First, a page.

Thank God there were Union workers to layoff... Frank may have had to cut back on the Euclid Corridor flower budget... or fire a sustainability czar or cancel a trade mission to China or two.

At least Cleveland still has all its good non-union employees, like Frank and his wonderful cabinet and directors...

Funny thing... Cleveland is counting on local employment taxes of union construction workers from all the big projects starting next year to pay for all the non-union employees at City Hall... no pencil-necked non-union geeks pouring high stress concrete, that's for sure... takes some skill, trade training, teamwork and experience to do such things.

Yet the PD hates unions

Disrupt IT

Property values-predicted in 2009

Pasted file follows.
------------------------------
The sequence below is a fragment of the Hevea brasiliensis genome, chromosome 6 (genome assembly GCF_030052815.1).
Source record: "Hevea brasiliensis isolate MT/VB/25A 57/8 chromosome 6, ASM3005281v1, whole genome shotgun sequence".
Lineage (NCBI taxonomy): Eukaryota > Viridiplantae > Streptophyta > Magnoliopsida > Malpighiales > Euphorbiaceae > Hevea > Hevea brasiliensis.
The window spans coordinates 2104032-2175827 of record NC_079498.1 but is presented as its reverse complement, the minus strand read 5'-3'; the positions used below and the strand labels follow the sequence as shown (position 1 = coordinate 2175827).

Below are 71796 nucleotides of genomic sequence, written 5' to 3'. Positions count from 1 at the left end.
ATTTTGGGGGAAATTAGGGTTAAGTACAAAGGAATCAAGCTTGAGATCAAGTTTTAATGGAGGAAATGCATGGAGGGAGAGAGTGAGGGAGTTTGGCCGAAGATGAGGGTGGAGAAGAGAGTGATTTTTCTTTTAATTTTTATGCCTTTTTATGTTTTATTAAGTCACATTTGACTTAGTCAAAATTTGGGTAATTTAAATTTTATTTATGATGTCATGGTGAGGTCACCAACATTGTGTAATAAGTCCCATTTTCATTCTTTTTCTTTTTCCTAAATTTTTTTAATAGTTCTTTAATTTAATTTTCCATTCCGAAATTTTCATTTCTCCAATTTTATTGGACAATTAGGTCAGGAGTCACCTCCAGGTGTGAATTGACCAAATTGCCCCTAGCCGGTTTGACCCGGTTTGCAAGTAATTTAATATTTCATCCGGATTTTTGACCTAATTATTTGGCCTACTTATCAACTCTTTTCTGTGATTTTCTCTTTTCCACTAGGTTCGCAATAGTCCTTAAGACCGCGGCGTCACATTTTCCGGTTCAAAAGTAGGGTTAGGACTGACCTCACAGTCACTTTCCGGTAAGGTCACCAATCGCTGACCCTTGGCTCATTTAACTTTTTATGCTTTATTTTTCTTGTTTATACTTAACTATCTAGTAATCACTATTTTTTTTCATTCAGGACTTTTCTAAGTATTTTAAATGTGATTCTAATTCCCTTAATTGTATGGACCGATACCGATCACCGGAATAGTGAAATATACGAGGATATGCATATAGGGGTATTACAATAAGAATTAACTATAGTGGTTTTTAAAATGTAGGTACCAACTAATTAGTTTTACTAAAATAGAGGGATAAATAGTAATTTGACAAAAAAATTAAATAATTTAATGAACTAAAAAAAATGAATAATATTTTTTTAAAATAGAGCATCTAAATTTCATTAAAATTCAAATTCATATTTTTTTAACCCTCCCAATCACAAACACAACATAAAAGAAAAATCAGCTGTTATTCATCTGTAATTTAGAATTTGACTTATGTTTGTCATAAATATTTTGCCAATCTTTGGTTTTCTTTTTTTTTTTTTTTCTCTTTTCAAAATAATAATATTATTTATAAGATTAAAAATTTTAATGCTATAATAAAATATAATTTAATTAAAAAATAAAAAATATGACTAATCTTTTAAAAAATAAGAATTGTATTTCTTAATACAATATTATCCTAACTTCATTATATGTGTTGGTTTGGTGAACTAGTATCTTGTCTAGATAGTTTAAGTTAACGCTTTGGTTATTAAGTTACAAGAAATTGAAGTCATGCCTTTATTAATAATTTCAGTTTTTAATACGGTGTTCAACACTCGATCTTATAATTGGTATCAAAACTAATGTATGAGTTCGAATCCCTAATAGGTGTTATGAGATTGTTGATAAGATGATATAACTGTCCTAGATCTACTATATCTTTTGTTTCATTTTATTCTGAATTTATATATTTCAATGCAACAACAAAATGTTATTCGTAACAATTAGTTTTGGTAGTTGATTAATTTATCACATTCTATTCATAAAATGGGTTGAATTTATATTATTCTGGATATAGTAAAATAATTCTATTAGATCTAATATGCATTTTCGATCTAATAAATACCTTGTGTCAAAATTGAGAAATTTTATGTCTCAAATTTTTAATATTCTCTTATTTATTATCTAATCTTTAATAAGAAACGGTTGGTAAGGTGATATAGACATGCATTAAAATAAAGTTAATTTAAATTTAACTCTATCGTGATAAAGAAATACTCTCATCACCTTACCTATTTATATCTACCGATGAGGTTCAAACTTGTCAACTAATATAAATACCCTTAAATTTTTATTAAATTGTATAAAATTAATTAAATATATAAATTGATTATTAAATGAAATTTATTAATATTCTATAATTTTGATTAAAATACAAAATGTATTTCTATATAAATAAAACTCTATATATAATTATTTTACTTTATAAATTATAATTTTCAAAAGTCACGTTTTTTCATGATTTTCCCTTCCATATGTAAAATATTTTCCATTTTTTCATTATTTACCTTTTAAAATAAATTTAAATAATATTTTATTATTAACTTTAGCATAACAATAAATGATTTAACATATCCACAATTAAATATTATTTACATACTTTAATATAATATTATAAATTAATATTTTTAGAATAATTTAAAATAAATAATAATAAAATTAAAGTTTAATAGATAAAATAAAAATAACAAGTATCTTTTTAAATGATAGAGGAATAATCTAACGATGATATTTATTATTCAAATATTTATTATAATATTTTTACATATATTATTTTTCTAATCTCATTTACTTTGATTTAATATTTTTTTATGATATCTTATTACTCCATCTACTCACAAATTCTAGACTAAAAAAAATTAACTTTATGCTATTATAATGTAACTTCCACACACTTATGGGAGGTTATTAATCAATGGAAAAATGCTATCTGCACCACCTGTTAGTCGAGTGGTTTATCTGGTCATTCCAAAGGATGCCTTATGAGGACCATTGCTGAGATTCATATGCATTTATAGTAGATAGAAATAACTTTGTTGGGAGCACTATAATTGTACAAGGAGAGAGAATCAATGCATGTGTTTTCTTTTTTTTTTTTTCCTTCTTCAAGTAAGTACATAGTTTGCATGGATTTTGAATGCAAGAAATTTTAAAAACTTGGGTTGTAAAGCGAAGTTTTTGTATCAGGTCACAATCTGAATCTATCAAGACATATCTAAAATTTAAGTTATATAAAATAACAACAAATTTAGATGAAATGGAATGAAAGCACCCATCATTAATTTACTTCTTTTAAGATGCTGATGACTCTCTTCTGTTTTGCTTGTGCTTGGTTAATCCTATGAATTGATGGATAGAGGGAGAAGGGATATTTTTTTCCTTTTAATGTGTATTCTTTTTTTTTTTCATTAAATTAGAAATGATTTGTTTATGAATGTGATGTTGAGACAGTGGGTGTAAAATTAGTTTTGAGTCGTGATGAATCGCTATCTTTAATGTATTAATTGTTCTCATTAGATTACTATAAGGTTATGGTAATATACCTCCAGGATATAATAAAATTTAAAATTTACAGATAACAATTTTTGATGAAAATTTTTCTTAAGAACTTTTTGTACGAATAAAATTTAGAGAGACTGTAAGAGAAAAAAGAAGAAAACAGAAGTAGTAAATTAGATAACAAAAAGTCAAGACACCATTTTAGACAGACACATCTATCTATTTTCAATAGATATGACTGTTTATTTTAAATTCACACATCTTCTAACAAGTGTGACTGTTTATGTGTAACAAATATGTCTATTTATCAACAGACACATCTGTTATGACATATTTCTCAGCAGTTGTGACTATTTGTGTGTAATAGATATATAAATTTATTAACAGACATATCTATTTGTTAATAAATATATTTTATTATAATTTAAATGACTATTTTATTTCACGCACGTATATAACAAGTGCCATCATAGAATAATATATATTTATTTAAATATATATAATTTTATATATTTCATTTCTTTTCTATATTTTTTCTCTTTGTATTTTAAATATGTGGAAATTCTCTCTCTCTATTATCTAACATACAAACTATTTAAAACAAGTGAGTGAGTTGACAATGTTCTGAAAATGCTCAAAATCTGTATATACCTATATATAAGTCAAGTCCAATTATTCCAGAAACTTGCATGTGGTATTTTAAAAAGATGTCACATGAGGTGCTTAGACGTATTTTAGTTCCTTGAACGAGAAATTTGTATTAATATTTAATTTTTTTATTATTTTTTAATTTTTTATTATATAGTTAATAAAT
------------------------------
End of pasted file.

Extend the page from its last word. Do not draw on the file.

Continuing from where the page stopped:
Jim Pelikan is on the board of the Bellaire-Puritas Development Corp., a nonprofit West Side neighborhood group with offices a mile from John Marshall. He called on district officials to pay close heed to the analysis.

"They're making decisions that have an impact on property values, on kids' lives, on the ability of people to live in the city," he said. "The evidence keeps coming back and back that the way they're doing it is headed for failure."

Thank You

Laura, Thank you for the welcome, including information from your files that help put me in context. As I told Norm this medium is new ground that will challenge old mental habits. But we will see.

The two resources that I have in making meaning of education in Cleveland are the Neighborhood Education Committee of Ward 18 and the Cleveland Education Committee. Both small groups that have perserved and provided a place to share information and make sense out of events and information had seems to float about with little focus. While new to realneo as a contributor I regularly visit the site and therefore have some sense about you, others, and the content. Jim